#NewAbwehrOperations:
#KaiserTrump
#Call911
#USSCole
#CubanMissileCrisis
#RedScare
others after #WW2. pic.twitter.com/Kw35A2DaiM


Posted bymikenovon Friday, June 7th, 2019 10:45am
You’re Under Arrest: How The Police State Muzzles Our Right To Speak Truth To Power trumpandtrumpism.com/2019/06/07/600… … #NewsReview #Attention: #FBI #CIA #ODNI #Counterintelligence #TrumpInvestigations #NewAbwehrOperations: #KaiserTrump #Call911 #USSCole #CubanMissileCrisis #RedScare #WW2 pic.twitter.com/oENYQEBgeI

You’re Under Arrest: How The Police State Muzzles Our Right To Speak Truth To Power
trumpandtrumpism.com/2019/06/07/600… …
#NewsReview
#Attention: #FBI #CIA #ODNI #Counterintelligence #TrumpInvestigations
#NewAbwehrOperations:
#KaiserTrump
#Call911
#USSCole
#CubanMissileCrisis
#RedScare
#WW2 pic.twitter.com/oENYQEBgeI


Posted by mikenov on Friday, June 7th, 2019 10:49am
RT @ricardorossello: On this day in 1944, hundreds of #PuertoRicans proudly fought for our freedom and way of life. Many made the ultimate…

On this day in 1944, hundreds of #PuertoRicans proudly fought for our freedom and way of life. Many made the ultimate sacrifice in defense of the #UnitedStates, yet 75 years later we are still treated as second class citizens. #DDay75 #EqualRights

Posted by ricardorossello on Thursday, June 6th, 2019 11:45pm
Retweeted by mikenov on Friday, June 7th, 2019 10:50am
312 likes, 130 retweets
RT @PalmerReport: Donald Trump’s day so far: – Holds up start of D-Day event so he can do interview with Laura Ingraham from Fox News – Th…

Donald Trump’s day so far:
– Holds up start of D-Day event so he can do interview with Laura Ingraham from Fox News
– Then gives lifeless speech from teleprompter
– Nancy Pelosi says she wants Trump in prison
– We told you he’s going to prison
– It’s still only 10am

Posted by PalmerReport on Thursday, June 6th, 2019 1:56pm
Retweeted by mikenov on Friday, June 7th, 2019 10:51am
3418 likes, 966 retweets
RT @thehill: President Trump on #DDay75thAnniversary: “We read about it all our lives — Normandy — and there are those who say it was the…

President Trump on #DDay75thAnniversary: “We read about it all our lives — Normandy — and there are those who say it was the most important ever. Not just at that time, but ever. And to be a part of it, and to have number 75, 75 years, was very, very special.” pic.twitter.com/Y4C1WRXYAG

Posted by thehill on Thursday, June 6th, 2019 11:40pm
Retweeted by mikenov on Friday, June 7th, 2019 10:51am
765 likes, 288 retweets
RT @politico: “I don’t want to see him impeached, I want to see him in prison,” Nancy Pelosi said of Trump politi.co/2IkWa0M

“I don’t want to see him impeached, I want to see him in prison,” Nancy Pelosi said of Trump
politi.co/2IkWa0M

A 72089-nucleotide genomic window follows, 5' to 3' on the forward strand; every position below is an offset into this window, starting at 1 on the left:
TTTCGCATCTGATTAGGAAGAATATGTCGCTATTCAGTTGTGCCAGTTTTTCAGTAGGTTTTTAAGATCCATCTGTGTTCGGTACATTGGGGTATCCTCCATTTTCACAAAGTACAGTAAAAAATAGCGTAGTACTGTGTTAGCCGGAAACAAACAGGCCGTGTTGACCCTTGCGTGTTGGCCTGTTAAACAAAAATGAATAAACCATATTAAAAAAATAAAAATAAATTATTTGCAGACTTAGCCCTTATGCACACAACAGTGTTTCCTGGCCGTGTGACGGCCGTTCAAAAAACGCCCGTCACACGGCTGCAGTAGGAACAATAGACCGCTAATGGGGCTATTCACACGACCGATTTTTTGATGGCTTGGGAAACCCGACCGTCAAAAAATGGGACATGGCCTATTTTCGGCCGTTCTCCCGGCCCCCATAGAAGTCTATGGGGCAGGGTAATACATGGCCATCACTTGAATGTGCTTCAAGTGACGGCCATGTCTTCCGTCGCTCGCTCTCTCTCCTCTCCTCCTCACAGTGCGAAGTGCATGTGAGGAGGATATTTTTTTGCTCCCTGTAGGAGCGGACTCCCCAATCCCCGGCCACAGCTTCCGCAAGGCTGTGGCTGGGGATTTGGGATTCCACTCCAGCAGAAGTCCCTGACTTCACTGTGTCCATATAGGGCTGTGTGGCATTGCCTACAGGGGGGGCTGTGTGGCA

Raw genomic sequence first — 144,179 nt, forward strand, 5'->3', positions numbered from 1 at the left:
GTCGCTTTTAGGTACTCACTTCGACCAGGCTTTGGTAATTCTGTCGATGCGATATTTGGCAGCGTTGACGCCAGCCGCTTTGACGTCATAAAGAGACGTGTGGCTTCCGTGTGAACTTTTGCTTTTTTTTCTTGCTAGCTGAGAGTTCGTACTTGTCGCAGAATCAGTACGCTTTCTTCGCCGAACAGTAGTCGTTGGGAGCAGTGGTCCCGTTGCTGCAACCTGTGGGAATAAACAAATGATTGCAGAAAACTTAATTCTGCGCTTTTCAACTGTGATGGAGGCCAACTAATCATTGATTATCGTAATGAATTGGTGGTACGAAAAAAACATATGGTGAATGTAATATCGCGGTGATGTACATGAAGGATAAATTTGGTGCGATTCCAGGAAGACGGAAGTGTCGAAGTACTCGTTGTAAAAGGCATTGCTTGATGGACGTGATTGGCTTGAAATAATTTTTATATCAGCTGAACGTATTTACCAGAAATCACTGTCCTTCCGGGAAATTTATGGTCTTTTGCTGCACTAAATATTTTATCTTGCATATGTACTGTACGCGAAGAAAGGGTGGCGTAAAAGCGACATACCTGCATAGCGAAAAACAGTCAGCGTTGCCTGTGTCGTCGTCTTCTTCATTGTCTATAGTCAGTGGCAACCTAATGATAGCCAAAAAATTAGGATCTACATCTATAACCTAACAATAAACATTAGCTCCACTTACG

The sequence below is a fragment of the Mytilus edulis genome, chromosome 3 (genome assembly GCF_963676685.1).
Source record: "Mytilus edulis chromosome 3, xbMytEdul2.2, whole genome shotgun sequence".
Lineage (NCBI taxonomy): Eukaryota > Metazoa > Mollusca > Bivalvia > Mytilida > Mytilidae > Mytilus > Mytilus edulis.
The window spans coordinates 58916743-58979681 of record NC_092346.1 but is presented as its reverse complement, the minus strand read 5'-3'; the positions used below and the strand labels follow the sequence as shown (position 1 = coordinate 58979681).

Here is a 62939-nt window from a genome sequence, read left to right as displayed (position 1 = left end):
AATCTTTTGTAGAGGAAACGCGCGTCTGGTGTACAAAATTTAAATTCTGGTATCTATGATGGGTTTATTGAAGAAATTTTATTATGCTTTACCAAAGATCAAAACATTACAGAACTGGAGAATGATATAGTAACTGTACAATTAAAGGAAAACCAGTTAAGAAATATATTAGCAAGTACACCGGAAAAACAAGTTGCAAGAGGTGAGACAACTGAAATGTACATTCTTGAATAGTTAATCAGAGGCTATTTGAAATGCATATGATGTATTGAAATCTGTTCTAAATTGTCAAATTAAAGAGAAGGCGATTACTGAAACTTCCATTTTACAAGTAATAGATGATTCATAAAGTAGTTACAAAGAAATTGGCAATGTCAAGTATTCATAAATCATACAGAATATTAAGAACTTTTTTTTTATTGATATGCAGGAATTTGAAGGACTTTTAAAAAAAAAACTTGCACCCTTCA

Posted by politico on Thursday, June 6th, 2019 2:30am
Retweeted by mikenov on Friday, June 7th, 2019 10:51am
5520 likes, 1523 retweets
RT @ricardorossello: ¡Buenos días!

¡Buenos días!

Posted by ricardorossello on Friday, June 7th, 2019 8:36am
Retweeted by mikenov on Friday, June 7th, 2019 10:52am
134 likes, 14 retweets
RT @NBCNews: Speaker Pelosi reportedly told top House Democrats she doesn’t want to see President Trump impeached: “I want to see him in pr…

Speaker Pelosi reportedly told top House Democrats she doesn’t want to see President Trump impeached: “I want to see him in prison.” nbcnews.to/2IsquX1

Posted by NBCNews on Thursday, June 6th, 2019 4:42pm
Retweeted by mikenov on Friday, June 7th, 2019 10:52am
789 likes, 170 retweets
Speaker Pelosi: “I want to see him in prison.” trumpandtrumpism.com #NewsReview #Attention: #FBI #CIA #ODNI #Counterintelligence #TrumpInvestigations #NewAbwehrOperations: #KaiserTrump #Call911 #USSCole #CubanMissileCrisis #RedScare & others after #WW2 #investigateTrump! #CI pic.twitter.com/YXzYZhzIEL

Speaker Pelosi: “I want to see him in prison.”
#NewsReview
#Attention: #FBI #CIA #ODNI #Counterintelligence #TrumpInvestigations
#NewAbwehrOperations:
#KaiserTrump
#Call911
#USSCole
#CubanMissileCrisis
#RedScare
& others after #WW2
#investigateTrump! #CI pic.twitter.com/YXzYZhzIEL


Posted by mikenov on Friday, June 7th, 2019 10:56am
#washingtonpost: Analysis: 5 big questions on impeachment trumpandtrumpism.com #NewsReview #Attention: #FBI #CIA #ODNI #Counterintelligence #TrumpInvestigations #InvestigateTrump! #NewAbwehrOperations: #KaiserTrump #Call911 #USSCole #CubanMissileCrisis #RedScare #WW2 #Truth! pic.twitter.com/gq7ExlPUJd

#washingtonpost: Analysis: 5 big questions on impeachment
#NewsReview
#Attention: #FBI #CIA #ODNI #Counterintelligence #TrumpInvestigations
#InvestigateTrump!
#NewAbwehrOperations:
#KaiserTrump
#Call911
#USSCole
#CubanMissileCrisis
#RedScare
#WW2 #Truth! pic.twitter.com/gq7ExlPUJd


Posted by mikenovon Friday, June 7th, 2019 11:02am
RT @thehill: President Trump: “When are we going to put the extra $325 billion worth of tariffs? I will make that decision, I would say, ov…

President Trump: “When are we going to put the extra $325 billion worth of tariffs? I will make that decision, I would say, over the next two weeks. Probably right after the G20.” pic.twitter.com/t2MAoIdwQr

Posted by thehill on Friday, June 7th, 2019 11:01am
Retweeted by mikenov on Friday, June 7th, 2019 11:02am
15 likes, 10 retweets
RT @mikenov: #Attention: #FBI #CIA #ODNI #Counterintelligence #TrumpInvestigations #Trump and #Trumpism – #Review Of #News #And #Opinions:…